Docker build

The Docker build strategy invokes the docker build command, and it expects a repository with a Dockerfile and all required artifacts in it to produce a runnable image.

Replacing Dockerfile FROM image

You can replace the FROM instruction of the Dockerfile with the from of the BuildConfig.

Procedure

To replace the FROM instruction of the Dockerfile with the from of the BuildConfig.

strategy:
  dockerStrategy:
    from:
      kind: "ImageStreamTag"
      name: "debian:latest"

Using Dockerfile path

By default, Docker builds use a Dockerfile (named Dockerfile) located at the root of the context specified in the BuildConfig.spec.source.contextDir field.

The dockerfilePath field allows the build to use a different path to locate your Dockerfile, relative to the BuildConfig.spec.source.contextDir field. It can be a different file name than the default Dockerfile (for example, MyDockerfile), or a path to a Dockerfile in a subdirectory (for example, dockerfiles/app1/Dockerfile).

Procedure

To use the dockerfilePath field for the build to use a different path to locate your Dockerfile, set:

strategy:
  dockerStrategy:
    dockerfilePath: dockerfiles/app1/Dockerfile

Using Docker environment variables

To make environment variables available to the Docker build process and resulting image, you can add environment variables to the dockerStrategy definition of the BuildConfig.

The environment variables defined there are inserted as a single ENV Dockerfile instruction right after the FROM instruction, so that it can be referenced later on within the Dockerfile.

Procedure

The variables are defined during build and stay in the output image, therefore they will be present in any container that runs that image as well.

For example, defining a custom HTTP proxy to be used during build and runtime:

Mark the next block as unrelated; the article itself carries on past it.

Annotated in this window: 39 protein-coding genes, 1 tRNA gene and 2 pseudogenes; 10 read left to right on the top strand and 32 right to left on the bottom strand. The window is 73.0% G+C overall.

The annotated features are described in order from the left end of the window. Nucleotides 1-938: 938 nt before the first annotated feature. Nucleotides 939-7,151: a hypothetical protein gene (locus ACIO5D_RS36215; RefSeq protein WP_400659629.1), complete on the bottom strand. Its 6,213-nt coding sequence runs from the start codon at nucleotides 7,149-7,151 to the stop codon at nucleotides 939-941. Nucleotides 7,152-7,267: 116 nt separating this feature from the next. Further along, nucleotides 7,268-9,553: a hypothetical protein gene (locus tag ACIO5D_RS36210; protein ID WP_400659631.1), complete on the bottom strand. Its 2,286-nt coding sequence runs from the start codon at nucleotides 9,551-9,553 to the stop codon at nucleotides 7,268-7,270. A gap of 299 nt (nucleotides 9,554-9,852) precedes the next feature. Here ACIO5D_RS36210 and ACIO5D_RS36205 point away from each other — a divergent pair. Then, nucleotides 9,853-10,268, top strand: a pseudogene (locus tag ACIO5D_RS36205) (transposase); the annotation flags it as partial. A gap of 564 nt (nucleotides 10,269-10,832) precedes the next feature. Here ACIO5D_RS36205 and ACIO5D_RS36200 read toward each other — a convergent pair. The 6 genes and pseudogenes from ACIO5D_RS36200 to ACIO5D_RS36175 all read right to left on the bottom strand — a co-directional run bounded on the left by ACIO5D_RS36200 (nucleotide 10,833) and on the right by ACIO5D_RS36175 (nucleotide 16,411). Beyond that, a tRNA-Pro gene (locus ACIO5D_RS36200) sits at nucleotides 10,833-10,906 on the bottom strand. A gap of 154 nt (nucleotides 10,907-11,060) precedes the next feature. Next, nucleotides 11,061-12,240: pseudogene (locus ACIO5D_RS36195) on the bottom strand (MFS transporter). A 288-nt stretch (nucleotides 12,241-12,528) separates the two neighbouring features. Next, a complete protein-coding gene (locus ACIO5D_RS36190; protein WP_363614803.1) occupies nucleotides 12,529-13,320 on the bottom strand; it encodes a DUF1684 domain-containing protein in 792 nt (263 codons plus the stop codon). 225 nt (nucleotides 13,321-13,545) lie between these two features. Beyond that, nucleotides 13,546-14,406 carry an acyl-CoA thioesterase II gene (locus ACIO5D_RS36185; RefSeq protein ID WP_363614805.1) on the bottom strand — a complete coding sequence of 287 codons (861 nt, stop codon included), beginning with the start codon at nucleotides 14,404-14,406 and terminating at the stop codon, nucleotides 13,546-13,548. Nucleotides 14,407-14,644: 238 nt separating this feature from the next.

dockerStrategy:
...
  env:
    - name: "HTTP_PROXY"
      value: "http://myproxy.net:5187/"

You can also manage environment variables defined in the BuildConfig with the oc set env command.

Adding Docker build arguments

You can set Docker build arguments using the BuildArgs array. The build arguments will be passed to Docker when a build is started.

Procedure

To set Docker build arguments, add entries to the BuildArgs array, which is located in the dockerStrategy definition of the BuildConfig. For example:

dockerStrategy:
...
  buildArgs:
    - name: "foo"
      value: "bar"

Source-to-Image (S2I) build

Source-to-Image (S2I) is a tool for building reproducible, Docker-formatted container images. It produces ready-to-run images by injecting application source into a container image and assembling a new image. The new image incorporates the base image (the builder) and built source and is ready to use with the buildah run command. S2I supports incremental builds, which re-use previously downloaded dependencies, previously built artifacts, etc.

The advantages of S2I include the following:

Image flexibility

S2I scripts can be written to inject application code into almost any existing Docker-formatted container image, taking advantage of the existing ecosystem. Note that, currently, S2I relies on tar to inject application source, so the image needs to be able to process tarred content.

Speed

With S2I, the assemble process can perform a large number of complex operations without creating a new layer at each step, resulting in a fast process. In addition, S2I scripts can be written to re-use artifacts stored in a previous version of the application image, rather than having to download or build them each time the build is run.

Patchability

S2I allows you to rebuild the application consistently if an underlying image needs a patch due to a security issue.

Operational efficiency

By restricting build operations instead of allowing arbitrary actions, as a Dockerfile would allow, the PaaS operator can avoid accidental or intentional abuses of the build system.

Operational security

Building an arbitrary Dockerfile exposes the host system to root privilege escalation. This can be exploited by a malicious user because the entire Docker build process is run as a user with Docker privileges. S2I restricts the operations performed as a root user and can run the scripts as a non-root user.

User efficiency

S2I prevents developers from performing arbitrary yum install type operations, which could slow down development iteration, during their application build.

Ecosystem

S2I encourages a shared ecosystem of images where you can leverage best practices for your applications.

Reproducibility

Produced images can include all inputs including specific versions of build tools and dependencies. This ensures that the image can be reproduced precisely.

Performing Source-to-Image (S2I) incremental builds

S2I can perform incremental builds, which means it reuses artifacts from previously-built images.

Procedure

To create an incremental build, create a BuildConfig with the following modification to the strategy definition: